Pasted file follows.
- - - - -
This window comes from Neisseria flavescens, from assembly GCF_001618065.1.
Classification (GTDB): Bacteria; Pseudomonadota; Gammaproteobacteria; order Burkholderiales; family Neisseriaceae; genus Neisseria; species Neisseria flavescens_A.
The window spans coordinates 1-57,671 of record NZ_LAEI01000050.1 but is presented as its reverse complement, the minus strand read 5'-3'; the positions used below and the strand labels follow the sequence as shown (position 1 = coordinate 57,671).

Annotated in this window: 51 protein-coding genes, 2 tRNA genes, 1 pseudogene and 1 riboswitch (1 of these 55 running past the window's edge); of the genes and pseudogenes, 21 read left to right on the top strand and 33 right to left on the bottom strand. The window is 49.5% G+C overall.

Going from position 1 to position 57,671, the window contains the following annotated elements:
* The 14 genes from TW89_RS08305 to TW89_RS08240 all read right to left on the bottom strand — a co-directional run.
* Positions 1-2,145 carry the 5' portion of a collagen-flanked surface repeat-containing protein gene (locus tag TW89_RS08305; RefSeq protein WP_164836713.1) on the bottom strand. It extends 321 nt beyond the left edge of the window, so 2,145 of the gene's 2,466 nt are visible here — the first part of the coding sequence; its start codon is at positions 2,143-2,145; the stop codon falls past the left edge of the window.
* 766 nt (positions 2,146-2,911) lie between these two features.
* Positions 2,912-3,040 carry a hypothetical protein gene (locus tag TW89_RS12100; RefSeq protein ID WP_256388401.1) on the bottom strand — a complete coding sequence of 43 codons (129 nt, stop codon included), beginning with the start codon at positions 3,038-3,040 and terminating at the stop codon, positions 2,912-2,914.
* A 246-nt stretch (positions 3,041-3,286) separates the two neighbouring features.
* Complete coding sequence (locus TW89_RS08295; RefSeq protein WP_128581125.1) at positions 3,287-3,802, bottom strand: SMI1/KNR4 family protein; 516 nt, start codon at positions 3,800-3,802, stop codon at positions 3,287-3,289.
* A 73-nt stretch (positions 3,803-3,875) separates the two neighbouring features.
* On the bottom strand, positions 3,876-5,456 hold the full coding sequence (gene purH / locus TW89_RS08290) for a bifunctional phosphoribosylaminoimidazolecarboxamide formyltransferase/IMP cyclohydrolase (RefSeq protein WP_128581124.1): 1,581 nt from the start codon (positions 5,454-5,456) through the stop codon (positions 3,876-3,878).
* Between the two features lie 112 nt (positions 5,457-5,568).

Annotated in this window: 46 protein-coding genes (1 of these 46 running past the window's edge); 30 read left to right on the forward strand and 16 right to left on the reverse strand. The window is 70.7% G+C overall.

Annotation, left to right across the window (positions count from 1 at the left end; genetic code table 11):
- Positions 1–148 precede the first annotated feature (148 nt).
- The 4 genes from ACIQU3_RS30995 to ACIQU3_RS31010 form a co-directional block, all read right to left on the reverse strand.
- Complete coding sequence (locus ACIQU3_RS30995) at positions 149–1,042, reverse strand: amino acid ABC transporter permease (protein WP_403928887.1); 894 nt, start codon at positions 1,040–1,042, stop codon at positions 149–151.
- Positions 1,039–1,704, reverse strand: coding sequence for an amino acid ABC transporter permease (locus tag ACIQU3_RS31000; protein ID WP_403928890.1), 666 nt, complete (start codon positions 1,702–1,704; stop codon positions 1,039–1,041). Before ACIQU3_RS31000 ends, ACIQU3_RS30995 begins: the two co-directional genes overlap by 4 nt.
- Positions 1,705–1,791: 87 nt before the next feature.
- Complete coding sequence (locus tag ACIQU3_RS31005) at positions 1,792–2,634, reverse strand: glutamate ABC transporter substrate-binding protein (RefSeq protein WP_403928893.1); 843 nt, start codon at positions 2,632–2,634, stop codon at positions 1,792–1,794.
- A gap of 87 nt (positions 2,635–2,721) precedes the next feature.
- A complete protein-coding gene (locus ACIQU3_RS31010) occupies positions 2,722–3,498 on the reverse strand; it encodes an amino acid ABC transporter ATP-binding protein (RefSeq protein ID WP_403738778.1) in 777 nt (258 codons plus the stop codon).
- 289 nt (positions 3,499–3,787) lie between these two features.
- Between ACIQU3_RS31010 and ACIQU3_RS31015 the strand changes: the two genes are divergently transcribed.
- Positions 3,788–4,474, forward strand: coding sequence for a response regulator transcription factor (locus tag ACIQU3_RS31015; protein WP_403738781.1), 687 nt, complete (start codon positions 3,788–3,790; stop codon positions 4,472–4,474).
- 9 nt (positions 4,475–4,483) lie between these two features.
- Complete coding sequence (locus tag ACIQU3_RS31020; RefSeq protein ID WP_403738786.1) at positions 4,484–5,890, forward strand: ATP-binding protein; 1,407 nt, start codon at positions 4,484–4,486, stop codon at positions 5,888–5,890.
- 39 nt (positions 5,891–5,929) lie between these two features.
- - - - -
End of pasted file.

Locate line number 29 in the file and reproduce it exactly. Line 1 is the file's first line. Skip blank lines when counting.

- Complete coding sequence (locus tag ACIQU3_RS31020; RefSeq protein ID WP_403738786.1) at positions 4,484–5,890, forward strand: ATP-binding protein; 1,407 nt, start codon at positions 4,484–4,486, stop codon at positions 5,888–5,890.